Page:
2016-02-26 / Front Page

Town’s ambulance fees on the rise

By Wm. Duke Harrington
Staff Writer

KENNEBUNK — Selectmen voted unanimously at their Feb. 9 meeting to increase EMS ambulance rates for 2016.

Initially, Fire Chief Jeffrey Rowe submitted a recommendation to leave rates unchanged from 2015. However, questions arose during budget board meetings with selectmen over a projected $25,000 shortfall in rescue billing budget next year. The service currently brings in $800,000 per year in revenue, but expects to take in just $775,000 next year.

In response, Rowe suggested rate increases of between 5 and 30 percent. The smaller jumps are for ambulance rides to an area hospital that require Kennebunk EMTs and paramedics to provide either basic (BLS) or advanced (ALS) life support activities. Those rates now climb to $447 for a non-emergency BLS transport up to $1,216 for an emergency ALS ride.

“The jumps there come to us because of a recommendation from our billing company,” Rowe said. “A lot of your [insurances], Medicaid, Medicare and Anthem, do not pay for supplies any longer. So these are bundled fees. By bundling, we can charge for supplies.”

The larger 30 percent jump applies to a paramedic interfacility transfer (PIFT). Rowe said Kennebunk has not provided PIFT services for “the last couple of years,” and only participated in 12 such transfers the last year it did.

Rose said Kennebunk Rescue also will up its fee for mileage, from $13.40 to $15 per mile. The department also will begin charging a $131 fee for calls that end up not requir- ing transport to a hospital, such as responding to a diabetic emergency, where the patient is fine once his or her blood sugar is stabilized.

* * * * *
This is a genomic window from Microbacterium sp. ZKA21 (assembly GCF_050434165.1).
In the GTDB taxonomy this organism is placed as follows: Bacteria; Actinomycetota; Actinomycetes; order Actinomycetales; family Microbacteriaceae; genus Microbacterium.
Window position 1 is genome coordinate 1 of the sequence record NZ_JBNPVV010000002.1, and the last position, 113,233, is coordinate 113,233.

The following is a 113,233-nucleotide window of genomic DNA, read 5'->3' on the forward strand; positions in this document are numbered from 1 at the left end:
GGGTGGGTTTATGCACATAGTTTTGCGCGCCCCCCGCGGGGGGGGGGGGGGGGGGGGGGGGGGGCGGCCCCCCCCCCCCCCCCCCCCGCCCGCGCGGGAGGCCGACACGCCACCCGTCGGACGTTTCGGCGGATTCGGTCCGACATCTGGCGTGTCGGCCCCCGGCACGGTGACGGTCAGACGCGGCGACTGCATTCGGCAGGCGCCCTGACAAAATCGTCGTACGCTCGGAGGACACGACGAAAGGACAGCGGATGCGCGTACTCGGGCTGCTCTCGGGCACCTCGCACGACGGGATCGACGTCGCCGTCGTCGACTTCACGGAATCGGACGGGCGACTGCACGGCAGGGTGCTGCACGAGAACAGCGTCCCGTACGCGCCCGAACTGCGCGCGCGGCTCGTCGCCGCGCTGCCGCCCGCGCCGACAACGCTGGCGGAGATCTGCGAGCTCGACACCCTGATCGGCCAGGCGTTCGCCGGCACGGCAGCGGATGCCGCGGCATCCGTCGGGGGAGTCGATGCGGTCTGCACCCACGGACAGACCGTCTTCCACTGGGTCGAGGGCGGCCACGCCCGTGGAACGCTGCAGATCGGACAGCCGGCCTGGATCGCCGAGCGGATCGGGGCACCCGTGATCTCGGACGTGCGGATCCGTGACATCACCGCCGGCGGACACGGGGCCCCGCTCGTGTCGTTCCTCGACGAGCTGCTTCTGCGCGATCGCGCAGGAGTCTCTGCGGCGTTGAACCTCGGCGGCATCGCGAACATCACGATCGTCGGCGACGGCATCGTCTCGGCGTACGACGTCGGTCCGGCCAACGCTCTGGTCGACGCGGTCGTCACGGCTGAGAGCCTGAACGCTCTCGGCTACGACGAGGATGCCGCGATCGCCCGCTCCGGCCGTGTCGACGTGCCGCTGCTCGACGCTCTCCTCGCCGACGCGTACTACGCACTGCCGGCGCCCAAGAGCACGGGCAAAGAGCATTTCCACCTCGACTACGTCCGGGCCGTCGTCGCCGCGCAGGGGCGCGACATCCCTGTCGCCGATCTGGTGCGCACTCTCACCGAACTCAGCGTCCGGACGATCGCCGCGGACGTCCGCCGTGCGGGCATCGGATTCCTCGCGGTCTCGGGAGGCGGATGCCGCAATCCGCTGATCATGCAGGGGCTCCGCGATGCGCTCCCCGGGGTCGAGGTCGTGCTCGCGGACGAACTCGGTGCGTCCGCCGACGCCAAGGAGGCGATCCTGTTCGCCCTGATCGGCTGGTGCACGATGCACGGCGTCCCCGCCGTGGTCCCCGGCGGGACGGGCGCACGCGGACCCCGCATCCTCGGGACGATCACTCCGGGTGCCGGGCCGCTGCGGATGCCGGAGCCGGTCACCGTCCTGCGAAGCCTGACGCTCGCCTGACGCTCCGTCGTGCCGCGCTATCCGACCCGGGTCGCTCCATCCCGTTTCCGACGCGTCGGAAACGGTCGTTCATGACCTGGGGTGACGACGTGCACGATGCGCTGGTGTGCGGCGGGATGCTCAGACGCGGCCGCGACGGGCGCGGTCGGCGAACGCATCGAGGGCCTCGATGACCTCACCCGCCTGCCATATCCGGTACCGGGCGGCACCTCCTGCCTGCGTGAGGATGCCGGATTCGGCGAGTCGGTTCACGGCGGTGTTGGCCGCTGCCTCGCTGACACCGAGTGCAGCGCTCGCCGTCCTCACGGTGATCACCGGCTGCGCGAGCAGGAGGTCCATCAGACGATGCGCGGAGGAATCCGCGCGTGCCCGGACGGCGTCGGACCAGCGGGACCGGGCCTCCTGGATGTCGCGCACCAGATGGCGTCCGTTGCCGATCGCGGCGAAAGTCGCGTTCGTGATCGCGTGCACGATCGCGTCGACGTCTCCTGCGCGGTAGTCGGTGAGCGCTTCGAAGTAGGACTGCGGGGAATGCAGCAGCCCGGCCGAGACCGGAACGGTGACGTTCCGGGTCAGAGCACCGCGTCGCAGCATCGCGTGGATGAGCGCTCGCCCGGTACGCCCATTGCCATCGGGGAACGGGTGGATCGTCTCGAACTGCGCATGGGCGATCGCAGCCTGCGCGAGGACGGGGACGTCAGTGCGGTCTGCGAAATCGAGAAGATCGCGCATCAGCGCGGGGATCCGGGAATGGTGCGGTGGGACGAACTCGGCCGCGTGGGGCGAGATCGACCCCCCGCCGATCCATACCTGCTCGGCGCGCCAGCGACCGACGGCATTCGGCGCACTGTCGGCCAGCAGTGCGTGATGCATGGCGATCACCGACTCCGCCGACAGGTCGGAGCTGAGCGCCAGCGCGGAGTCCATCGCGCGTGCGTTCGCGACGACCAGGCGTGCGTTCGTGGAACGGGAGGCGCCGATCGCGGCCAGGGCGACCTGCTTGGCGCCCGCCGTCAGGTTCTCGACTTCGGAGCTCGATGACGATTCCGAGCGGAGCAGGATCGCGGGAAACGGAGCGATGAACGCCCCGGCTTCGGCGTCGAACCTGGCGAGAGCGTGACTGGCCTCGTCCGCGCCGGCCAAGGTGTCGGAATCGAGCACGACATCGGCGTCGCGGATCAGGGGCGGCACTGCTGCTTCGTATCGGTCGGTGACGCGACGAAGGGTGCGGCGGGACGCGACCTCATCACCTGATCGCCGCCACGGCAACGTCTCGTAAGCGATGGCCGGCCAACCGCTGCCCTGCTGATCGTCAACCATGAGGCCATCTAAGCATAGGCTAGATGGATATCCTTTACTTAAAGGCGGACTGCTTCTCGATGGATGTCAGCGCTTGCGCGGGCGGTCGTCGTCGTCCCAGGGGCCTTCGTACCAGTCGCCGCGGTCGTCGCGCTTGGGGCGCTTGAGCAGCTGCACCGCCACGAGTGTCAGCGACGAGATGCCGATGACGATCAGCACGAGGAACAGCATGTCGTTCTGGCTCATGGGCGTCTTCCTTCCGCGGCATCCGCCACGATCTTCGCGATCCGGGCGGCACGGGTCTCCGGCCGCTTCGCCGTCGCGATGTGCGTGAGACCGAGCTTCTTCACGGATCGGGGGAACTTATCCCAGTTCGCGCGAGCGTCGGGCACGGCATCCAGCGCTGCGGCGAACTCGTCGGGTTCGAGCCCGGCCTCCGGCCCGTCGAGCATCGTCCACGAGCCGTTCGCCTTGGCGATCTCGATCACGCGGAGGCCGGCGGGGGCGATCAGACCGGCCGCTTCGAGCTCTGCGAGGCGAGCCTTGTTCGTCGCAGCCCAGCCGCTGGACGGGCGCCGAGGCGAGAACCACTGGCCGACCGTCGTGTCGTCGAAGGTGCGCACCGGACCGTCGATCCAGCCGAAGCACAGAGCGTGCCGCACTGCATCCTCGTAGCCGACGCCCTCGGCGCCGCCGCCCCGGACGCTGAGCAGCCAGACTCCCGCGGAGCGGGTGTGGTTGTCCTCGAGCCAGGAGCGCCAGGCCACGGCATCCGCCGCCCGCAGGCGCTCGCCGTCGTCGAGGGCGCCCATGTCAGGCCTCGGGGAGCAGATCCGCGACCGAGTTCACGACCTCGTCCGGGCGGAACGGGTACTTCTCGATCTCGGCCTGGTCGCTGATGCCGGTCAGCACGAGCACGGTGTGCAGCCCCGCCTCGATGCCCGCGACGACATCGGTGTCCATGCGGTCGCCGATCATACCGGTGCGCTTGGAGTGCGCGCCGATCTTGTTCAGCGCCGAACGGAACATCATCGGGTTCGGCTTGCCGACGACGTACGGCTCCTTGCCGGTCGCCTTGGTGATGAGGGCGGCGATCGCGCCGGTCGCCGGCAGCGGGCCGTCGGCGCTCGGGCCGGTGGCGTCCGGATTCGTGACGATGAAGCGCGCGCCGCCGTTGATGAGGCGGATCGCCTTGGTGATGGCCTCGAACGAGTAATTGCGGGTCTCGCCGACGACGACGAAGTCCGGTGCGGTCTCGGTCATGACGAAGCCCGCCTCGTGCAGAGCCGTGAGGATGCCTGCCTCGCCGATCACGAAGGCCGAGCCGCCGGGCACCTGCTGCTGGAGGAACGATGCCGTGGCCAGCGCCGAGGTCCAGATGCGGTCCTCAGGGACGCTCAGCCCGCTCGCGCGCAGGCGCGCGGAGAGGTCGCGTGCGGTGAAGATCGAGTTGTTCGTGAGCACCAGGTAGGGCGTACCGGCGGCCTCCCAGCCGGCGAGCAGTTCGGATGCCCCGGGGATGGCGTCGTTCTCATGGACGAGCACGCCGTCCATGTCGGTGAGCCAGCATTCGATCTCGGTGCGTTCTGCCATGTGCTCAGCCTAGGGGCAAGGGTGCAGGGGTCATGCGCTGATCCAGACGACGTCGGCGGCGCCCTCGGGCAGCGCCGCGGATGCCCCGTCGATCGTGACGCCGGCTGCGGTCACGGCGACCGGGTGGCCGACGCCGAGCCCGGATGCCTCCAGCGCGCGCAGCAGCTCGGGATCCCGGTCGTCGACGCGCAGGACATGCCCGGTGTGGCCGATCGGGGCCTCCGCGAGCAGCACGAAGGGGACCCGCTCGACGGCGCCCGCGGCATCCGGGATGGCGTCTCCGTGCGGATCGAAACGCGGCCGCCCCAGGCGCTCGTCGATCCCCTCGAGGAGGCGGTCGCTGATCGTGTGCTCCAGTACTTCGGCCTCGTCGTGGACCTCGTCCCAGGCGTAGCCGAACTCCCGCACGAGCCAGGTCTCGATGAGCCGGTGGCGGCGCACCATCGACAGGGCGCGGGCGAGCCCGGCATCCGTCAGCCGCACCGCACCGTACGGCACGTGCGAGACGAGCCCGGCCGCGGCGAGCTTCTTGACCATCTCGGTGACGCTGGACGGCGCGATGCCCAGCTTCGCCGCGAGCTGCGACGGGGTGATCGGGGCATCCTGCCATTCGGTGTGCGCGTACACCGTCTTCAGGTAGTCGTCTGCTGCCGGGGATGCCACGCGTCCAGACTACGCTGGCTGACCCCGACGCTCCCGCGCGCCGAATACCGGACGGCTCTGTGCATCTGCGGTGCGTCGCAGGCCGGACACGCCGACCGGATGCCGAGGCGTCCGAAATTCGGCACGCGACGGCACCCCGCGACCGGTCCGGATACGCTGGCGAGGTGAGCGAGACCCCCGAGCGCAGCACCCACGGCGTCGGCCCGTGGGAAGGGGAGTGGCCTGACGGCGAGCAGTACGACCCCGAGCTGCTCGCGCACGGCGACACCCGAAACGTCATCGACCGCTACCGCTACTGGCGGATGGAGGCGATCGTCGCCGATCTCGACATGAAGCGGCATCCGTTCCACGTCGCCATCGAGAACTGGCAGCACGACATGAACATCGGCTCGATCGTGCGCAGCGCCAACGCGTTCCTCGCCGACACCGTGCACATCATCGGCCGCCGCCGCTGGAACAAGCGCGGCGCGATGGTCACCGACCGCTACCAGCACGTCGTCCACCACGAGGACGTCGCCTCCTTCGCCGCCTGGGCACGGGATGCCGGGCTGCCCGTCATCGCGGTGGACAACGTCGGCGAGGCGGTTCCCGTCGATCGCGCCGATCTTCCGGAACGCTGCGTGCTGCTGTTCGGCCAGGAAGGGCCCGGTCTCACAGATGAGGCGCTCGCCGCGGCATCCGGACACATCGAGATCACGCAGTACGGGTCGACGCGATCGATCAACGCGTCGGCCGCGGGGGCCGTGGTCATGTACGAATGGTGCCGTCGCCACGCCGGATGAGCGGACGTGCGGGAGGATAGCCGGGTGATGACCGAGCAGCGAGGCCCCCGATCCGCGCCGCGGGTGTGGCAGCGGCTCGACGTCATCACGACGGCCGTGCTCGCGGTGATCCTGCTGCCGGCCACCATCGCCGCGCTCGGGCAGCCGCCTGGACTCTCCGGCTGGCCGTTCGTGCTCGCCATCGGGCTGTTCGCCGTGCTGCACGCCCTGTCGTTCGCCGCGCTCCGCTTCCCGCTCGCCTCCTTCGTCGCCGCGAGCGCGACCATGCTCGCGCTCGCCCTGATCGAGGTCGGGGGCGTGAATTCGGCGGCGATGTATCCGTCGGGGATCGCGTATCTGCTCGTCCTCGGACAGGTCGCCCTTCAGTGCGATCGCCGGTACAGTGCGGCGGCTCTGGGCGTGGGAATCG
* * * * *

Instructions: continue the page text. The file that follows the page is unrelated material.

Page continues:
“Currently, we don’t charge for non-transport calls,” Rowe said. “But on a lot of those we actually do a lot of assessment and patient contact.”

Rowe noted that only 8 percent of patients per year pay out of pocket. The majority has the bill covered by some form of insurance, including Medicare (61 percent), private carriers (21 percent), Blue Cross (7 percent) and MaineCare (5 percent).

“By increasing the fees, we’re not really hitting the taxpayers in the pocket for this,” Rowe said. “We’re going to charge the users that much more and most of that will be covered by insurance.”

Staff Writer Wm. Duke Harrington can be reached at news@kennebunkpost.com.

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